One good thing that came out of McCarthy’s record attempts to win enough votes for Speaker of The House is the concessions he was forced to make in order to gain the votes he needed to secure the title.
Matt Gaetz told reporters that he ran out of things to ask for in exchange for giving up on his resistance to McCarthy’s bid for Speakership.
Now, in the first week of McCarthy’s reign the fight and their subsequent concessions are already paying dividends …
Fox News reported:
The House of Representatives is slated to vote on a bill Monday night that would cut more than $70 billion in Internal Revenue Service funding in an effort to prevent the agency from conducting new audits on Americans — fulfilling newly elected House Speaker Kevin McCarthy’s promise ahead of taking the gavel.
The Family and Small Business Taxpayer Protection Act from Reps. Adrian Smith, R-Neb., and Michelle Steel, R-Calif., would roll back the billions of dollars of funding for the IRS that was approved in the Inflation Reduction Act last year.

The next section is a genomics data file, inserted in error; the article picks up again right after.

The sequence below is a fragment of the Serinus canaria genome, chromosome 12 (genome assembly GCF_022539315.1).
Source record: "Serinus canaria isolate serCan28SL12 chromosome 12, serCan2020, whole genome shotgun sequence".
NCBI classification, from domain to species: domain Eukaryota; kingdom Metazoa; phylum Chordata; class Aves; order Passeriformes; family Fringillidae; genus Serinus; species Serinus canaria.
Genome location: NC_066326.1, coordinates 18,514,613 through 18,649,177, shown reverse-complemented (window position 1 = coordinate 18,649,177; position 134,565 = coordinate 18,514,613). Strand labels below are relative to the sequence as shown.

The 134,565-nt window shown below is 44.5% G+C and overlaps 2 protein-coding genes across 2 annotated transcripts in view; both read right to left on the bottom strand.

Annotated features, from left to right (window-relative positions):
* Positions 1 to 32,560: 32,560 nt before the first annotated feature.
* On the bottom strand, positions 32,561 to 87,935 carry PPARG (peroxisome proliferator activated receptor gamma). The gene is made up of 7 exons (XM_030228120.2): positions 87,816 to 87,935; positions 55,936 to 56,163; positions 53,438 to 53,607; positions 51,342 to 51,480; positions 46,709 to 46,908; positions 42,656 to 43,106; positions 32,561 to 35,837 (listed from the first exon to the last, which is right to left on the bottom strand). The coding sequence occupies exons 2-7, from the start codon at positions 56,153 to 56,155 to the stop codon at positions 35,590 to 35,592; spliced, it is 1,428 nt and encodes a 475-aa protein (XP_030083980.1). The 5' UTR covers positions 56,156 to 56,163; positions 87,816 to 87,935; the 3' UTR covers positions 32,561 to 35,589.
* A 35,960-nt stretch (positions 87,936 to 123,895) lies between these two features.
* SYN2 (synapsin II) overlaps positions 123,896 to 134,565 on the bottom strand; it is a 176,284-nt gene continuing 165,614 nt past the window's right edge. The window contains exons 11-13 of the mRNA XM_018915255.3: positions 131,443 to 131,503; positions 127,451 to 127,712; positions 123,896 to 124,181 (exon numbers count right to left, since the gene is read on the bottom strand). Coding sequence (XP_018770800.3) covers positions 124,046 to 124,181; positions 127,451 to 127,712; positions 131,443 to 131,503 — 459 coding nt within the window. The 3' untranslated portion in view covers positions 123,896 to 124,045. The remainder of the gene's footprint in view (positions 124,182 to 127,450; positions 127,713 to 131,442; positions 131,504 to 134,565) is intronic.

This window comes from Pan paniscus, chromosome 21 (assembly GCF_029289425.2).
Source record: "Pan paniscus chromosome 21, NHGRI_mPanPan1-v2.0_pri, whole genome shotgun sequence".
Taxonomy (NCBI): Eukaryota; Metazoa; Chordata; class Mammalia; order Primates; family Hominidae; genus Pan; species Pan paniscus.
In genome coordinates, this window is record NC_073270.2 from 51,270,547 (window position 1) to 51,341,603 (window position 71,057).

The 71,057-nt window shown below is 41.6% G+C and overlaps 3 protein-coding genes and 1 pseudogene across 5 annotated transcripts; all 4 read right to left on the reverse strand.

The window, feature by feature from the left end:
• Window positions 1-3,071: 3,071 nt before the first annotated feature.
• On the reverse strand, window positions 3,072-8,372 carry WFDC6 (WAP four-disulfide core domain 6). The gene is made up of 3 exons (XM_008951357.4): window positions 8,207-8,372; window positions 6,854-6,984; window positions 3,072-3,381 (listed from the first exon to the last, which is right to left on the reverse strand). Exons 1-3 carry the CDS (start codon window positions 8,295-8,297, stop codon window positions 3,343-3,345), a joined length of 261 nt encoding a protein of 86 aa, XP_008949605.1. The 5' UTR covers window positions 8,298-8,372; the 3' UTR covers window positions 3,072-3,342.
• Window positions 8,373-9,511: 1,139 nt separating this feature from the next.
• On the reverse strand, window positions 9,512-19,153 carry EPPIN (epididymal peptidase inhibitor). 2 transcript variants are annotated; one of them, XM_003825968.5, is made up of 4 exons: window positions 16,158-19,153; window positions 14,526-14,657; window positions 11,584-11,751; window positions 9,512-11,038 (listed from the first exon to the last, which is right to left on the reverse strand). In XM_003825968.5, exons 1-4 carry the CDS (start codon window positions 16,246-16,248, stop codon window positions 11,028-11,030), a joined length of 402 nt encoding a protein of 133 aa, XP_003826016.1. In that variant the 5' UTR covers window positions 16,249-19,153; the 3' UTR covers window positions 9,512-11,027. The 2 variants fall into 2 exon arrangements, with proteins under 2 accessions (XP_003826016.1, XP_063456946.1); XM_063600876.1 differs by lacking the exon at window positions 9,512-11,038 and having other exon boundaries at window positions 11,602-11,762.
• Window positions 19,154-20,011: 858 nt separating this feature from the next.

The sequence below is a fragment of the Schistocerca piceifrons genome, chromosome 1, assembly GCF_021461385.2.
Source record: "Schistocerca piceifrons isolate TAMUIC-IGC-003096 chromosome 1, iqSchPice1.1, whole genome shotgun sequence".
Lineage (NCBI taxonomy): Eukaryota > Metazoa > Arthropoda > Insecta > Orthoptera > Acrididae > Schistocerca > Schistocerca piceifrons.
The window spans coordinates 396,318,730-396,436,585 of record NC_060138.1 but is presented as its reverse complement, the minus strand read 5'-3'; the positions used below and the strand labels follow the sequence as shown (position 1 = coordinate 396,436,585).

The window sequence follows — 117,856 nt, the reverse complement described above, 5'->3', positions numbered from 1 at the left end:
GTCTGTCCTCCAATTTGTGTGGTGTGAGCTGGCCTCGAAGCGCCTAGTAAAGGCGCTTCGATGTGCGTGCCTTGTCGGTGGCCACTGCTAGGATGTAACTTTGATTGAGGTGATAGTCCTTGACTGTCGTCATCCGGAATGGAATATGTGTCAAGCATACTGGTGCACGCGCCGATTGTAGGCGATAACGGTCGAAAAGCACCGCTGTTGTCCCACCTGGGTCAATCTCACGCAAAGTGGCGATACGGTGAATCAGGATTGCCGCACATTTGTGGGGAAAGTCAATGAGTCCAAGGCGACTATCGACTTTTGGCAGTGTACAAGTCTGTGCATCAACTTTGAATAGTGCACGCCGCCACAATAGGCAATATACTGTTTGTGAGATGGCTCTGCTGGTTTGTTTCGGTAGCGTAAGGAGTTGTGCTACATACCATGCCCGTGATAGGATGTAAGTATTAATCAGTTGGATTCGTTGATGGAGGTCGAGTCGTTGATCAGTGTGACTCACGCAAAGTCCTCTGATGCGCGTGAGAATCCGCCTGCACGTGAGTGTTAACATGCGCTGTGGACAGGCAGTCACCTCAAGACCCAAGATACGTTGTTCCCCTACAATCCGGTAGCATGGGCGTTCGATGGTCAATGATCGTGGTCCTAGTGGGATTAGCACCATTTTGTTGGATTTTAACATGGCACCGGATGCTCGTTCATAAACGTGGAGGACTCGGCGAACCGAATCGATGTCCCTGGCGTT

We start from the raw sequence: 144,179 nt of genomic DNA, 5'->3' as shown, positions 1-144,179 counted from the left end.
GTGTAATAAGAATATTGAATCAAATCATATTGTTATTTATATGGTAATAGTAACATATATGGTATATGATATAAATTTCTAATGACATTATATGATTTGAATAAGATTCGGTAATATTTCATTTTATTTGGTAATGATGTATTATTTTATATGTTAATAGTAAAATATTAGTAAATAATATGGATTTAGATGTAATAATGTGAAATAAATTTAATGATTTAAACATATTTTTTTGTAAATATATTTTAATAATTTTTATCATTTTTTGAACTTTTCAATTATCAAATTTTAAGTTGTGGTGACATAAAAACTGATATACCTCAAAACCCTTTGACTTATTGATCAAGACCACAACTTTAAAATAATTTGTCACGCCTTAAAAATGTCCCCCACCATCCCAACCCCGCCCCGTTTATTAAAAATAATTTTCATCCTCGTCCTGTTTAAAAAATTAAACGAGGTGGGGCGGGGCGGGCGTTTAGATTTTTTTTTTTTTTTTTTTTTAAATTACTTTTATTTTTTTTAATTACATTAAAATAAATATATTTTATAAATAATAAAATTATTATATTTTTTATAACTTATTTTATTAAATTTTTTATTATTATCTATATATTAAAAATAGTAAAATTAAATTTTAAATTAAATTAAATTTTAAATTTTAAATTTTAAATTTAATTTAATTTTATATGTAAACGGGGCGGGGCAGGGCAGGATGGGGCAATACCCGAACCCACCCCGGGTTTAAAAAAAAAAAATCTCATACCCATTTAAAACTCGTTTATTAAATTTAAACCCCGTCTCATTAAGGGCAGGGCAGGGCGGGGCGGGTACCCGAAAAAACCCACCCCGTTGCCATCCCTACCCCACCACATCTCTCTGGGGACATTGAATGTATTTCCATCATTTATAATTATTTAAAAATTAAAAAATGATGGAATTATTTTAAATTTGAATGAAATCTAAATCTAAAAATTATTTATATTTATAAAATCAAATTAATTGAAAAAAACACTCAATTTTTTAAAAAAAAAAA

Smith’s bill leaves in place funding for customer service and improvements to IT services at the IRS but rescinds several categories of unobligated funding, including money that could be used to conduct any new audits on Americans. In total, it would claw back $72 billion of the funding Congress approved for the IRS last year.
The Inflation Reduction Act granted an $80 billion boost to the IRS over a 10-year period, and more than half of those funds were aimed at helping the agency crack down on tax evasion. In 2021, the Treasury Department estimated that $80 billion would be used to hire 87,000 auditors and other new staff. Republicans have said they would fight this aggressive expansion that would more than double the agency’s current size.
“The last thing the American people need right now are more audits from an out-of-control, bloated IRS,” Smith told Fox News Digital on Monday. “The Inflation Act funding for IRS would lead to the hiring of 87,000 new IRS employees tasked with raising enough revenue to pay for Democrats’ Green New Deal priorities.”
Smith called it “unacceptable.”
“Our bill leaves in place funding for customer service and IT improvements because IRS is in desperate need of reform, but it protects middle-class families from audits they cannot afford,” Smith said.
The vote is scheduled for Monday evening — just days after McCarthy, R-Calif., secured the House speakership after an intense 15-round vote battle that took all week.’